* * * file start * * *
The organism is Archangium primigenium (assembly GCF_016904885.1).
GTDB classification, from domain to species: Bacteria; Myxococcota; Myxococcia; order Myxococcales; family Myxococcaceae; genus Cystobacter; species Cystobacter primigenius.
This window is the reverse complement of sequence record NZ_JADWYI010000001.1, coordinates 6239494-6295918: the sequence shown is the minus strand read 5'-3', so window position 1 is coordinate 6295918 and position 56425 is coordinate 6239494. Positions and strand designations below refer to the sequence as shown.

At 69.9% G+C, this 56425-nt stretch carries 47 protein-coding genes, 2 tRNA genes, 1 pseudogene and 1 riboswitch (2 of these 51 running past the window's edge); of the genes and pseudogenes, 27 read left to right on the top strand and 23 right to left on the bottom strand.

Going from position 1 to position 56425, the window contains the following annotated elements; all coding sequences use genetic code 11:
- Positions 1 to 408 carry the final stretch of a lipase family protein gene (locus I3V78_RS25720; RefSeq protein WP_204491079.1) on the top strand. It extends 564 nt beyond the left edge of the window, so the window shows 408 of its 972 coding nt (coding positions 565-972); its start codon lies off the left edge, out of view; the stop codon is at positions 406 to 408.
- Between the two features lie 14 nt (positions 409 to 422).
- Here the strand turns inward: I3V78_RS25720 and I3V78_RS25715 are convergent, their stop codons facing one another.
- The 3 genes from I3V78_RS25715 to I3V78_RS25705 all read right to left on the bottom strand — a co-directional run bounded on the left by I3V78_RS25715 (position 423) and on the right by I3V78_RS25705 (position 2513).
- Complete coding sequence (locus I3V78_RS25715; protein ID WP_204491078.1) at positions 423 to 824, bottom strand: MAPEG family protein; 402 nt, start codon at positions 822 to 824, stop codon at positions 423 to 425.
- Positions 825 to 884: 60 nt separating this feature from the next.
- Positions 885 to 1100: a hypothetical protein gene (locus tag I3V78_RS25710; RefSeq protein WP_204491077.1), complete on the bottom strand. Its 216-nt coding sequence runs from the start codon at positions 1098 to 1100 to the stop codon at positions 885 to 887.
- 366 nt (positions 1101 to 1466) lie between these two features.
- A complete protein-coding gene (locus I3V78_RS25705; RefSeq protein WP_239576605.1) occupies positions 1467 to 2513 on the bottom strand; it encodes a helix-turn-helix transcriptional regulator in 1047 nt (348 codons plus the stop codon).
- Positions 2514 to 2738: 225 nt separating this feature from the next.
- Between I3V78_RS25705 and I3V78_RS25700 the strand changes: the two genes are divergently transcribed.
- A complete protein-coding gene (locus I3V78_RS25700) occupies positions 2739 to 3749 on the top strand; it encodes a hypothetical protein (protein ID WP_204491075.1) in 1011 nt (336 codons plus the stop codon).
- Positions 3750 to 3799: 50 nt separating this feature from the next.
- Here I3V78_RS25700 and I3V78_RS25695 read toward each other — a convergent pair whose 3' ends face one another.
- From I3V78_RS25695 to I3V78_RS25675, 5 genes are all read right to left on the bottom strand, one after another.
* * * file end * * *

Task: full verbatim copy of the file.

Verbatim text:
The organism is Archangium primigenium (assembly GCF_016904885.1).
GTDB classification, from domain to species: Bacteria; Myxococcota; Myxococcia; order Myxococcales; family Myxococcaceae; genus Cystobacter; species Cystobacter primigenius.
This window is the reverse complement of sequence record NZ_JADWYI010000001.1, coordinates 6239494-6295918: the sequence shown is the minus strand read 5'-3', so window position 1 is coordinate 6295918 and position 56425 is coordinate 6239494. Positions and strand designations below refer to the sequence as shown.

At 69.9% G+C, this 56425-nt stretch carries 47 protein-coding genes, 2 tRNA genes, 1 pseudogene and 1 riboswitch (2 of these 51 running past the window's edge); of the genes and pseudogenes, 27 read left to right on the top strand and 23 right to left on the bottom strand.

Going from position 1 to position 56425, the window contains the following annotated elements; all coding sequences use genetic code 11:
- Positions 1 to 408 carry the final stretch of a lipase family protein gene (locus I3V78_RS25720; RefSeq protein WP_204491079.1) on the top strand. It extends 564 nt beyond the left edge of the window, so the window shows 408 of its 972 coding nt (coding positions 565-972); its start codon lies off the left edge, out of view; the stop codon is at positions 406 to 408.
- Between the two features lie 14 nt (positions 409 to 422).
- Here the strand turns inward: I3V78_RS25720 and I3V78_RS25715 are convergent, their stop codons facing one another.
- The 3 genes from I3V78_RS25715 to I3V78_RS25705 all read right to left on the bottom strand — a co-directional run bounded on the left by I3V78_RS25715 (position 423) and on the right by I3V78_RS25705 (position 2513).
- Complete coding sequence (locus I3V78_RS25715; protein ID WP_204491078.1) at positions 423 to 824, bottom strand: MAPEG family protein; 402 nt, start codon at positions 822 to 824, stop codon at positions 423 to 425.
- Positions 825 to 884: 60 nt separating this feature from the next.
- Positions 885 to 1100: a hypothetical protein gene (locus tag I3V78_RS25710; RefSeq protein WP_204491077.1), complete on the bottom strand. Its 216-nt coding sequence runs from the start codon at positions 1098 to 1100 to the stop codon at positions 885 to 887.
- 366 nt (positions 1101 to 1466) lie between these two features.
- A complete protein-coding gene (locus I3V78_RS25705; RefSeq protein WP_239576605.1) occupies positions 1467 to 2513 on the bottom strand; it encodes a helix-turn-helix transcriptional regulator in 1047 nt (348 codons plus the stop codon).
- Positions 2514 to 2738: 225 nt separating this feature from the next.
- Between I3V78_RS25705 and I3V78_RS25700 the strand changes: the two genes are divergently transcribed.
- A complete protein-coding gene (locus I3V78_RS25700) occupies positions 2739 to 3749 on the top strand; it encodes a hypothetical protein (protein ID WP_204491075.1) in 1011 nt (336 codons plus the stop codon).
- Positions 3750 to 3799: 50 nt separating this feature from the next.
- Here I3V78_RS25700 and I3V78_RS25695 read toward each other — a convergent pair whose 3' ends face one another.
- From I3V78_RS25695 to I3V78_RS25675, 5 genes are all read right to left on the bottom strand, one after another.